Georgia’s Department of Juvenile Justice Commissioner Amy Howell isn’t ashamed to admit she was a bit of a snotty teen. She had a mean eye-roll and attitude to boot, she has said, and really didn’t see a life past the age of 25. That is until until those in her life who cared about her most, finally got through to her.
When it comes to juvenile justice and heading the DJJ, Howell takes a similar approach. For her it’s personal.
“The goal has to be on the lasting success for young people,” she said. “If we want to make sure they don’t recidivate we need to make sure we’re giving them, and setting them up in the community with, the opportunities for that lasting success.”
Howell recently told a contingent of Georgia YDC Directors that while she considers the juvenile facilities are ‘their house,’ the kids incarcerated are her kids – and she expects them to be taken care of while there.
That’s how Howell refers to all of the some 22,000 ‘and two’ kids that are overseen by Georgia’s DJJ: 20,000 kids under community supervision, 2,000 in incarceration and the two in her own home.
“I genuinely want what is best for the young people in our care, so how can you not make it personal?” Howell said. “I believe that nobody gets anywhere alone and as adults we have this tremendous opportunity to change the direction of the young people that we’re working with. Their future isn’t cast in stone yet for many of them.”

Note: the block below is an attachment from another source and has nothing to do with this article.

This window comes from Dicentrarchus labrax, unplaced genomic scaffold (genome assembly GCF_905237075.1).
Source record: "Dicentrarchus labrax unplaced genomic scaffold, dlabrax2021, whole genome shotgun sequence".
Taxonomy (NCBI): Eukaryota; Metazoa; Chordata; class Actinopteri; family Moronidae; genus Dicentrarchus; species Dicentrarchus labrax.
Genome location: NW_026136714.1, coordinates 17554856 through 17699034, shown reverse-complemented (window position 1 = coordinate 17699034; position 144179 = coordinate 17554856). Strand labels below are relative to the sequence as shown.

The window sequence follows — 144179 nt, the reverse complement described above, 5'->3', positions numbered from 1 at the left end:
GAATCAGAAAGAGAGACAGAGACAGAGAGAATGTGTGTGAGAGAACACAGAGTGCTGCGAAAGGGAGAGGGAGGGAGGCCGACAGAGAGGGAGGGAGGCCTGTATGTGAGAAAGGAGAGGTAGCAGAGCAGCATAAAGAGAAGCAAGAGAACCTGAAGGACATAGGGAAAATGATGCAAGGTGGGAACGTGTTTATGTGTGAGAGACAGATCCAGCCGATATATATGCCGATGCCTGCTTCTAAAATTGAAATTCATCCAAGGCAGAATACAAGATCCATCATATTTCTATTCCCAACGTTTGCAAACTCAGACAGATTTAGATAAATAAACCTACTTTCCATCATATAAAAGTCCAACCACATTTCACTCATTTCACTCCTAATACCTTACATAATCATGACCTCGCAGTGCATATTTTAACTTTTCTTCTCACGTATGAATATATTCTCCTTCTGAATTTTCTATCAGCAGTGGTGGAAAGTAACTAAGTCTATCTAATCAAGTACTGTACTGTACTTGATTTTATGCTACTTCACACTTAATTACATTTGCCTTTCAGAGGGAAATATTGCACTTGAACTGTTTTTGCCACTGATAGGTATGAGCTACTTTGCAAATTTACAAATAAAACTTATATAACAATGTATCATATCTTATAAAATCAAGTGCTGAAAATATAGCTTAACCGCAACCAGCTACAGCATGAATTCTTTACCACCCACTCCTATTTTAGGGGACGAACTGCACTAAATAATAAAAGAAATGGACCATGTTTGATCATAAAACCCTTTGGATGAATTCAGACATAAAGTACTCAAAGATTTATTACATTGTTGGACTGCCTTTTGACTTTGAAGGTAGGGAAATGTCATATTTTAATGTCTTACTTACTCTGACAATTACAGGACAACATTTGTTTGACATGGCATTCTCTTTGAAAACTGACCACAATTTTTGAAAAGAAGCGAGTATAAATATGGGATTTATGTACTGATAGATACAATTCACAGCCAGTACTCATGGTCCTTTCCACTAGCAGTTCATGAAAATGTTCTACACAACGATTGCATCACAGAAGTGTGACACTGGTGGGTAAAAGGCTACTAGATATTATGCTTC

A self-described realist, Howell didn’t sugarcoat her speech opening the Georgia Juvenile Service Association’s (GJSA) 40th Training Summit this week.
While commending the work that has been done in the field, Howell pushed for a continual pursuit of excellence, adding that she understood the added strain of dealing with a larger number of kids on a tight budget.
“As an agency I think the challenge ahead of us is redistributing our operations based on where we are from a budgetary stand point right now so that they meet the needs of the communities we serve,” she said.
As the only professional organization for youth workers in the state, the GJSA Training Summit marked Howell’s first opportunity since taking office in early 2011 to address such a large cross-section of the field and DJJ employees.
“I expect you to take pride in what you do,” she said. “You’re in this field not because it’s just a job, not because you’re getting rich, but because this is a calling.”
While the GJSA is primed on expanding its membership base into other areas of juvenile justice and youth services, DJJ employees still comprise a large portion of its core.
Photos by Clay Duda/JJIE.org.